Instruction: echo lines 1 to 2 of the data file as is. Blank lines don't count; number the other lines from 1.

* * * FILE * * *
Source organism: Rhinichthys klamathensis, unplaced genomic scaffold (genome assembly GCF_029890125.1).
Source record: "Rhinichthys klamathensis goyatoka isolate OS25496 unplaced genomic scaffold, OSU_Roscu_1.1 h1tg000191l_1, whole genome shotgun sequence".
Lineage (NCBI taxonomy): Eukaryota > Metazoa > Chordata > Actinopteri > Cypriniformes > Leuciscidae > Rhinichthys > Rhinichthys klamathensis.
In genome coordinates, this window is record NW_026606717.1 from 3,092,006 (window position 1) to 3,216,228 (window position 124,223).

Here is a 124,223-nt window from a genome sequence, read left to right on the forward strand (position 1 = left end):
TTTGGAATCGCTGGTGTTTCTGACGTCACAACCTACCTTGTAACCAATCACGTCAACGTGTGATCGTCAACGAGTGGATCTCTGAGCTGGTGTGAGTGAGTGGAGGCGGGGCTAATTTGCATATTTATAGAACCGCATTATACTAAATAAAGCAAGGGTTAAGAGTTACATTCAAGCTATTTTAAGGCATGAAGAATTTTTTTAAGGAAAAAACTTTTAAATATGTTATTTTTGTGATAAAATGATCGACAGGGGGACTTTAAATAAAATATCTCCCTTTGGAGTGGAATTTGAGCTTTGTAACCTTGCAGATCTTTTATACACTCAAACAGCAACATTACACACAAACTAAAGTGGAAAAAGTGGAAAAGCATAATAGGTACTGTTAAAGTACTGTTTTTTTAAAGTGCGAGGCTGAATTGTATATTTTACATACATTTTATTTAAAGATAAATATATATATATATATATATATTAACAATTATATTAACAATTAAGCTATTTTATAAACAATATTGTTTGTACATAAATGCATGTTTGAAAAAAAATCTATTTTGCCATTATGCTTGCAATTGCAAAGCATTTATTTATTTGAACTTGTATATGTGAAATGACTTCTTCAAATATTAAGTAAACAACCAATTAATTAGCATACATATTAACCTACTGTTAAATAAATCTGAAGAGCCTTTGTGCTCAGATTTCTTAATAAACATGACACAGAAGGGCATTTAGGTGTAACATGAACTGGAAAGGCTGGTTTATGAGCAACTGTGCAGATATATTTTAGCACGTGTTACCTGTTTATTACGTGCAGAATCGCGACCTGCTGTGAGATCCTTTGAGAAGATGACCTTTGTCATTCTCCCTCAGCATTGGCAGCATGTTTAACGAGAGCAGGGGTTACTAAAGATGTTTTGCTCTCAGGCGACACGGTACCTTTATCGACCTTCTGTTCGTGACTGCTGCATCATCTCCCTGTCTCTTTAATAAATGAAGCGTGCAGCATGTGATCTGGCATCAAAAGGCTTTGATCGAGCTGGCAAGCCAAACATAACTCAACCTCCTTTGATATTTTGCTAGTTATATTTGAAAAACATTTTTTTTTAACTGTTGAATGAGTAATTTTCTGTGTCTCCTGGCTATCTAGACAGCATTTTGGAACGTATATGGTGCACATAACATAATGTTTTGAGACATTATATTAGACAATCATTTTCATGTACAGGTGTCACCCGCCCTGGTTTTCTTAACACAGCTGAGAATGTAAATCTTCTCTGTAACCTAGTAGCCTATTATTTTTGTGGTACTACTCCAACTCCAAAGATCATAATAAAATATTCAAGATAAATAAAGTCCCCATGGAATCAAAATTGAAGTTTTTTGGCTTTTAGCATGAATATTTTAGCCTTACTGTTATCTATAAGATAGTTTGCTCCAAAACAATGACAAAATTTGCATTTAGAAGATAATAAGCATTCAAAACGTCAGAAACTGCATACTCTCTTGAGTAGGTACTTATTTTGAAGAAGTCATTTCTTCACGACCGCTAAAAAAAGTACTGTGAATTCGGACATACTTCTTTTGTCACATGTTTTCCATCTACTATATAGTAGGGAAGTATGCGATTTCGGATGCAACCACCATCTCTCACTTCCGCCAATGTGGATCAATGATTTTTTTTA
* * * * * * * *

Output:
Source organism: Rhinichthys klamathensis, unplaced genomic scaffold (genome assembly GCF_029890125.1).
Source record: "Rhinichthys klamathensis goyatoka isolate OS25496 unplaced genomic scaffold, OSU_Roscu_1.1 h1tg000191l_1, whole genome shotgun sequence".